The independent external review commissioned by Lancashire Police and Crime Commissioner Andrew Snowdon criticised the force’s handling of communications and the media after Nicola Bulley went missing.
A lack of briefing and information from police ‘created a vacuum filled by unchecked speculation’, the report said, and attempts to regain the narrative resulted in criticism by the release of controversial personal information about Nicola.
The report has been published this morning by the College of Policing.
After going missing while walking her dog on January 27, Nicola’s body was found a mile away in the River Wyre on February 19, with an inquest ruling her death an accident.
The report’s executive summary states: “The Nicola Bulley case provided an unusually challenging set of circumstances for Lancashire Constabulary.
“The investigation generated unprecedented levels of mainstream and social media interest for a missing-from-home case.”
It listed a number of factors which impacted the management of communications during the investigation:
- a global social media frenzy, including amateur ‘detectives’ on the ground in St Michael’s on Wyre posting content to social media channels
- a search specialist involved in the case undertaking independent media activity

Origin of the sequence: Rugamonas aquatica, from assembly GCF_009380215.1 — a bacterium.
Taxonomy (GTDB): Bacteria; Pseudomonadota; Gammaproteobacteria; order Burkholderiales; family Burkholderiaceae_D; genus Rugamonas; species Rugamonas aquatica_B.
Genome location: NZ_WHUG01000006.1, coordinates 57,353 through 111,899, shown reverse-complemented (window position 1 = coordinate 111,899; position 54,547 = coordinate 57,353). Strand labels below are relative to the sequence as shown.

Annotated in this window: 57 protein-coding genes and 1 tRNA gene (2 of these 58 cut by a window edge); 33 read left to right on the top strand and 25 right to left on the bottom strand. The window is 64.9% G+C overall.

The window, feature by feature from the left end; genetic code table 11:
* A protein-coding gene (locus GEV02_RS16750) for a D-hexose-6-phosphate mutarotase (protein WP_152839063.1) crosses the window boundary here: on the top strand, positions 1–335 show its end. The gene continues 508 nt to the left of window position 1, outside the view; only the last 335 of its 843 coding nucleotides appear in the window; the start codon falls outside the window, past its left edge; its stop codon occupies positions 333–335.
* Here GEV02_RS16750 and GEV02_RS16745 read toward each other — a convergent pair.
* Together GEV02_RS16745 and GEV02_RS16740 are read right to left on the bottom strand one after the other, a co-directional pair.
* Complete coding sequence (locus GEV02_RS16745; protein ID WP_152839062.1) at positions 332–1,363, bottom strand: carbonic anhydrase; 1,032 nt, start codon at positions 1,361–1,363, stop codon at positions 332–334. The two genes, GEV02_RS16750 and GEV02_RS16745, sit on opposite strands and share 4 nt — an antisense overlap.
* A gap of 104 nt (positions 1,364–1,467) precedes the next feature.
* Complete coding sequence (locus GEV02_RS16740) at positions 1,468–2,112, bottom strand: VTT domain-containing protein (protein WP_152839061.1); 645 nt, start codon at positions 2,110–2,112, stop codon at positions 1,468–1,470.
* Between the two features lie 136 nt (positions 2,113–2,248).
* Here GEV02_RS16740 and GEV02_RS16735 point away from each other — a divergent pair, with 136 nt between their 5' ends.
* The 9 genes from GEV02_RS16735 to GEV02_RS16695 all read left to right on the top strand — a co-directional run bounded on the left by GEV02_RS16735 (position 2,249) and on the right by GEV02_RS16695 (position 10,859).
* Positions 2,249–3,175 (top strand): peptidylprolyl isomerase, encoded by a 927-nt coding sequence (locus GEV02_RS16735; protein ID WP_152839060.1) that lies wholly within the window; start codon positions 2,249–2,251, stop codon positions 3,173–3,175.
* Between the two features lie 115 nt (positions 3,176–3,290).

- limited coordination of police and family media activity
- a search process that was lengthened and complicated by tidal flows and difficult river conditions.
The report said in contract to the press team, the police investigation was “highly professional and delivered to a very high standard”.
The working hypothesis involved information not publicly available, and which was not shared publicly until it was too late and the narrative had been lost.
The report goes on: “The failure to brief the mainstream media on a non-reportable basis on this information, or to adequately fill the information vacuum, allowed speculation to run unchecked.
“This led to an extraordinary increase in media and public interest in the case.
“The loss of control over the media narrative by Lancashire Constabulary was, in part, due to the decision making and leadership of the chief officer team.
“While all the component parts of an effective response were present, they were not fully delivered to the level required.
“Once control of the media narrative had been lost, Lancashire Constabulary faced an extraordinarily difficult task in regaining it.
“Their attempts to do so eventually led to the unnecessary public disclosure of sensitive personal information about Nicola Bulley, which was widely criticised.
“Ultimately, the review finds that the decision to release Nicola’s personal information was avoidable and unnecessary.”
The report added while the investigation was well-handled and resources, not declaring it a critical incident – when the force was being criticised – had a negative impact on aspects of the case, including on deploying family liaison officers, decision making, and the person who addressed the media.